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Today in Norway For Members

Today in Norway: A roundup of the latest news on Friday

Frazer Norwell
Frazer Norwell - [email protected] • 30 Sep, 2022 Updated Fri 30 Sep 2022 09:21 CEST
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Find out what's going on in Norway on Friday with The Local's short roundup of important news. Pictured is a row of apartments in Oslo. Photo by Hans Ott on Unsplash

Authorities haven't trained for an attack on gas pipelines and new energy tax to hit Oslo and Bergen hard, plus other news from Norway on Friday. 

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Police and Norwegian Armed Forces haven't trained for gas pipe attack

Several experts have pointed to Norwegian gas pipelines as a key target for potential saboteurs. However, the police and Armed Forces haven't trained for a specific scenario in which they may be targeted. 

In June, the Norwegian Armed Forces and the police trained for terrorist attacks against Norwegian oil and gas installations. But emergency response director Tone Vangen in the Norwegian Police Directorate told Norwegian newspaper Aftenposten that they have not specifically trained for attacks on pipelines. 

Key vocab: gassrør- gas pipelines 

Some 90 arrests after a demonstration at the Iranian embassy in Oslo 

Police in Oslo say around 90 protestors were arrested when tempers flared outside the Iranian embassy yesterday. 

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Oslo police district said each person detained would have their arrest assessed individually. 

Police initially apprehended between 30-40 demonstrators after rocks were thrown and a number of conditions for the protest were broken. 

"These people have broken a number of orders and have taken part in throwing stones and being aggressive towards the embassy," Gjermund Stokkli, operations manager with Oslo police district, told Norwegian newswire NTB. 

Demonstrators were protesting the death of Mahsa Amini after the Islamic republic's morality police arrested her.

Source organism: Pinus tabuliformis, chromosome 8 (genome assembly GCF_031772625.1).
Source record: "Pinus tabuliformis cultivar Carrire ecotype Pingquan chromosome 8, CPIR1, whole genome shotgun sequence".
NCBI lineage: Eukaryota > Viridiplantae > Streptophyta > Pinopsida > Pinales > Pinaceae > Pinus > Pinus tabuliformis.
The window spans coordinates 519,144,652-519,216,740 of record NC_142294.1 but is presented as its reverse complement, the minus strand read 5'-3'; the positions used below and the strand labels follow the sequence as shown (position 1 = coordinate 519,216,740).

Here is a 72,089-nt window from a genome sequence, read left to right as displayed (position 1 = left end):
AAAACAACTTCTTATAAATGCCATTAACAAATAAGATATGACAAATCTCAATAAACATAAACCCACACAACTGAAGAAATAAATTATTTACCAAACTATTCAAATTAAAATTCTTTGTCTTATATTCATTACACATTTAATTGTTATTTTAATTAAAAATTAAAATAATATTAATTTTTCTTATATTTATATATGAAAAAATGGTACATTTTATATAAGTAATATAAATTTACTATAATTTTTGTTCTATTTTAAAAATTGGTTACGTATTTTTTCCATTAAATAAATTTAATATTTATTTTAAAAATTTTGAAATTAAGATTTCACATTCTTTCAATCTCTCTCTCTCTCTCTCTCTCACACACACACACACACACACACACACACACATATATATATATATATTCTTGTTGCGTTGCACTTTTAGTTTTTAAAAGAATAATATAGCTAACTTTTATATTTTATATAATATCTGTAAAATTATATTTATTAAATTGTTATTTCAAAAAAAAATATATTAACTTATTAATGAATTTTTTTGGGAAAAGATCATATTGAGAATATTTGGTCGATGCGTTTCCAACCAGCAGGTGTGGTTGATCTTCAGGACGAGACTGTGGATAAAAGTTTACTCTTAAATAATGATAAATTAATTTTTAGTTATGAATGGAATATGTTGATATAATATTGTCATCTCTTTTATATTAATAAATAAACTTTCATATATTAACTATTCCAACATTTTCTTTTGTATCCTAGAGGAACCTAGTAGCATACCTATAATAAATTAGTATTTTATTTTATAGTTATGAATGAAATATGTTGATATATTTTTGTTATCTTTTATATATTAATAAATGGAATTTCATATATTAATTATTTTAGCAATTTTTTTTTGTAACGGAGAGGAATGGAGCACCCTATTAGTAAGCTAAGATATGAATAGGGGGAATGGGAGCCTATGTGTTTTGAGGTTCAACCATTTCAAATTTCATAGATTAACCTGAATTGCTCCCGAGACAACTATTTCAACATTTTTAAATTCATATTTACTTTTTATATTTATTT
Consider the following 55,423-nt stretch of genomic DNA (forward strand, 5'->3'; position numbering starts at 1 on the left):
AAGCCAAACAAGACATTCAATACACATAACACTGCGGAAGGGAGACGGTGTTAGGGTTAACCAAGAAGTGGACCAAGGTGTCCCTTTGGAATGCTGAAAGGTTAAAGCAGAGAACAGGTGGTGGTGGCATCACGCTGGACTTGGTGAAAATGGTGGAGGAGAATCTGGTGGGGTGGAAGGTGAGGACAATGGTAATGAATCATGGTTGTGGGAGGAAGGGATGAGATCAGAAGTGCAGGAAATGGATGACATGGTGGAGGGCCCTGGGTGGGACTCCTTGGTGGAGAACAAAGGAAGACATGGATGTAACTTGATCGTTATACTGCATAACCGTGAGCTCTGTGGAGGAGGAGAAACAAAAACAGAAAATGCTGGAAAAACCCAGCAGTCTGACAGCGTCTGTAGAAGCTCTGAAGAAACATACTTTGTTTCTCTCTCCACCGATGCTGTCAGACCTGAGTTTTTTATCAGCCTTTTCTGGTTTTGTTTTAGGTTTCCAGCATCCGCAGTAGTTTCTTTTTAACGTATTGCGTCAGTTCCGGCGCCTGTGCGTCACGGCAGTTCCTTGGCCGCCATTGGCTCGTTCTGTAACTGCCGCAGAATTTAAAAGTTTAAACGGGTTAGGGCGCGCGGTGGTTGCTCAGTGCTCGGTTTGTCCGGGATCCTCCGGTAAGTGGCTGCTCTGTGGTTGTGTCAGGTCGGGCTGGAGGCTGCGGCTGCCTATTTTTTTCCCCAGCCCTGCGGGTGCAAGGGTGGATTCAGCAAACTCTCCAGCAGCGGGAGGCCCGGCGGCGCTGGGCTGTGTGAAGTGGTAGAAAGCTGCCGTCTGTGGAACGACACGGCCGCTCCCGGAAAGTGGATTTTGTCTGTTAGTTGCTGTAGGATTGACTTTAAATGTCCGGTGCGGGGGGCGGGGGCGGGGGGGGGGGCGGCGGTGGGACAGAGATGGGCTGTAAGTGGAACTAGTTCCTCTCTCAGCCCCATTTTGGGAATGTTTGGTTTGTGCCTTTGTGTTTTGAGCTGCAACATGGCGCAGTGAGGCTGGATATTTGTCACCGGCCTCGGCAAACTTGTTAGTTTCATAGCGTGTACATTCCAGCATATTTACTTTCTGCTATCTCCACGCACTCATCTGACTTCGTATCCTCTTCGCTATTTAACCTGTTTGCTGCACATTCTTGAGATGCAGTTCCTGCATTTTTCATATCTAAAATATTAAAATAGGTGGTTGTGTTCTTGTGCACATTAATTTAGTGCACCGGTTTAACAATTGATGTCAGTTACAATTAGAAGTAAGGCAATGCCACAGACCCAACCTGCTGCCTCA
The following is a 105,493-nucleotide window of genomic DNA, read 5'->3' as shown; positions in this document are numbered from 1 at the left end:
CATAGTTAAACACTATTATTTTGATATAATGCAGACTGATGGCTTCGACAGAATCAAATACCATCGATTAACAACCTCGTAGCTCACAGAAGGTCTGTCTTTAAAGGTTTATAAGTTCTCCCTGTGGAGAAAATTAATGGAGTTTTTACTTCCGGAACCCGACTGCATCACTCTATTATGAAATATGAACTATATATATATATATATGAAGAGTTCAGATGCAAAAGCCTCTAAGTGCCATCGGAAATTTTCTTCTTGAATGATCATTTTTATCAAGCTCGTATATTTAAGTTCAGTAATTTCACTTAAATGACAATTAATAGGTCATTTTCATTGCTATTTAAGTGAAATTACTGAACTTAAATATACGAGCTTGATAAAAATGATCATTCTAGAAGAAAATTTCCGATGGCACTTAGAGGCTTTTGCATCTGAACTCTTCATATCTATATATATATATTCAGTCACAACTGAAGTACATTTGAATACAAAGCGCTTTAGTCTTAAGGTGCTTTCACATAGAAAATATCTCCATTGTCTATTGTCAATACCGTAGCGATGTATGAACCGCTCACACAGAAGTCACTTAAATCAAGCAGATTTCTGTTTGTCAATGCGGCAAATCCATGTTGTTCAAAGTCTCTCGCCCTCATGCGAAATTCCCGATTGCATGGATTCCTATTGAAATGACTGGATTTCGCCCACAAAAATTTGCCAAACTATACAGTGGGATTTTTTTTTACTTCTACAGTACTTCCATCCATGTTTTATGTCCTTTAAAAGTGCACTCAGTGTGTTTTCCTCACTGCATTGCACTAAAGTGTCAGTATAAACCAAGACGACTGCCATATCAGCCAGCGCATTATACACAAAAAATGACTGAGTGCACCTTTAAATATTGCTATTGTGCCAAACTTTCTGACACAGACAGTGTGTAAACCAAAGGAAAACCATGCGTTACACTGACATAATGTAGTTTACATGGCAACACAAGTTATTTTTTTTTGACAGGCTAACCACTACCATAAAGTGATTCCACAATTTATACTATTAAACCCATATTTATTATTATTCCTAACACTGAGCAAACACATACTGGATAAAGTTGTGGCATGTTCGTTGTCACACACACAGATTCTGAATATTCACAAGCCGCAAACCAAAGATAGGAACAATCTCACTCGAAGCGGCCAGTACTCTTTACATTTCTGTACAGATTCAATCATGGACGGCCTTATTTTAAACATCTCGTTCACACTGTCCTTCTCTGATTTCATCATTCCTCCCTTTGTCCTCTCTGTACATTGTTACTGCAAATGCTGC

Key vocab: Demonstrasjoner- demonstrations

New energy tax to hit Oslo and Bergen

Bergen and Oslo may lose out on income as a new energy tax will hit energy companies owned by the cities' local authorities' bottom lines. In turn, this may affect both cities' municipal budgets. 

Eviny estimates that they will have to pay an extra 2.5 billion kroner in tax in 2022 due to the government's proposal for a tax increase for farming companies and power companies, Bergensavisen reports. Bergen Municipality owns over a third of Eviny. 

Finance councillor Einar Wilhelmsen from Oslo City Council told the newspaper Avisa Oslo that the municipality could lose about one billion kroner from increased taxes to a municipality-owned energy firm. 

Strong Northern Lights forecast

This weekend the Northern Lights may be visible from everywhere from Tromsø in the north down to Oslo in the south-east. 

Several forecasting sights have said the KP index will be around five-six this weekend, public broadcaster NRK reports. 

Whether the Northern Lights are visible depends on the KP index, which ranges from 0–9. A value of 0 means low activity, while nine means that an intense geomagnetic solar storm is underway.

READ MORE: How to take the best pictures of the Northern Lights

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Frazer Norwell 2022/09/30 09:21

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